The Bible in Modern Culture: Baruch Spinoza to Brevard Childs
W.B. Eerdmans Pub.
, 2002 - Religion
- 349 pages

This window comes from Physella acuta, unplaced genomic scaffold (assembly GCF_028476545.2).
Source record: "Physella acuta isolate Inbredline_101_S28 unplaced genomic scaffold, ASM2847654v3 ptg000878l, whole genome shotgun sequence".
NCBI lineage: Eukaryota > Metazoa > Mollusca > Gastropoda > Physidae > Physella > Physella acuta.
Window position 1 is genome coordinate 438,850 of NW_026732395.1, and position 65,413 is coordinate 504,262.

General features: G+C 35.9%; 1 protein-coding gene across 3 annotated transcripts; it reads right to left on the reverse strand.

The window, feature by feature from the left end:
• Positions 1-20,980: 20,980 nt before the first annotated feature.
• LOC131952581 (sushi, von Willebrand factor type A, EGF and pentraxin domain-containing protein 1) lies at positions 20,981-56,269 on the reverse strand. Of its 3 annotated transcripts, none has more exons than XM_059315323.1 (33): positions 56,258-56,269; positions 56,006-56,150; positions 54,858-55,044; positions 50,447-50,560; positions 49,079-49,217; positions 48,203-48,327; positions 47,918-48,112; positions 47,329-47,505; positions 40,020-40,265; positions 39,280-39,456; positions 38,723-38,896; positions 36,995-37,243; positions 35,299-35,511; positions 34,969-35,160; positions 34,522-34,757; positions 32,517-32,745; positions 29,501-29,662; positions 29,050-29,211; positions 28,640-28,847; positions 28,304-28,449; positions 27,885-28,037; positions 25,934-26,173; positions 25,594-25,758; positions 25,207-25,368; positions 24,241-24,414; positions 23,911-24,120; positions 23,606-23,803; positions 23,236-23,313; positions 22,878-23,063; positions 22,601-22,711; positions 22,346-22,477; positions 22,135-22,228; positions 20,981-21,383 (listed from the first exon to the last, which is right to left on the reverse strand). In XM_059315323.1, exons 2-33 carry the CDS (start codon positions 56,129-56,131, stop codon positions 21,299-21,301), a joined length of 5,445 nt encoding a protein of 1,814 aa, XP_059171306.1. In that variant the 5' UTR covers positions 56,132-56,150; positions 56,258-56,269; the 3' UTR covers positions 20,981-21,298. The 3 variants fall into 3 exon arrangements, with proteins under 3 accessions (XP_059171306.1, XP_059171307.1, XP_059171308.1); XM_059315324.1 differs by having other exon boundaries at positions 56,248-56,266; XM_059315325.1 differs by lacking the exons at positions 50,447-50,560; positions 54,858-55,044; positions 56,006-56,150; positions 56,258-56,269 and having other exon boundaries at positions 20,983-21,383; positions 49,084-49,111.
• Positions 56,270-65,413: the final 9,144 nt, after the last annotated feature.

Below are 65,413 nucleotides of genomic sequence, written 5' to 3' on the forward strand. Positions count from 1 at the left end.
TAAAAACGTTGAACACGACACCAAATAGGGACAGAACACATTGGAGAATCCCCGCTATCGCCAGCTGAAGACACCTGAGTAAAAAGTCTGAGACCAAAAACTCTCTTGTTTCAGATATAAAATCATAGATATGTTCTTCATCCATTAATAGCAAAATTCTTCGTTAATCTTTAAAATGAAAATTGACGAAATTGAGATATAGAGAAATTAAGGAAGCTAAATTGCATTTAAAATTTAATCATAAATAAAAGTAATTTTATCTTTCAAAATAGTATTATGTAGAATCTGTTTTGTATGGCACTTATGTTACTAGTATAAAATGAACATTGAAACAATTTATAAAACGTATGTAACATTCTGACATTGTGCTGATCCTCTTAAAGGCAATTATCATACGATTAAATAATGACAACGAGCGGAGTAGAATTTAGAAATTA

Historical-critical method in biblical scholarship has been a Pandora's box for the intellectual life of the church. No achievement of modern scholarship has been more effective in understanding the Bible, yet it has also seriously challenged a church trying to preserve the integrity of its cherished theological traditions. In this critically acclaimed book Roy Harrisville and Walter Sundberg trace the development and drama of historical-critical method by surveying the major figures who created and employed it -- from Baruch Spinoza in the seventeenth century to present-day interpreters. This expanded second edition of "The Bible in Modern Culture includes three new chapters detailing the work of Adolf Schlatter, Paul Ricoeur, and Brevard Childs.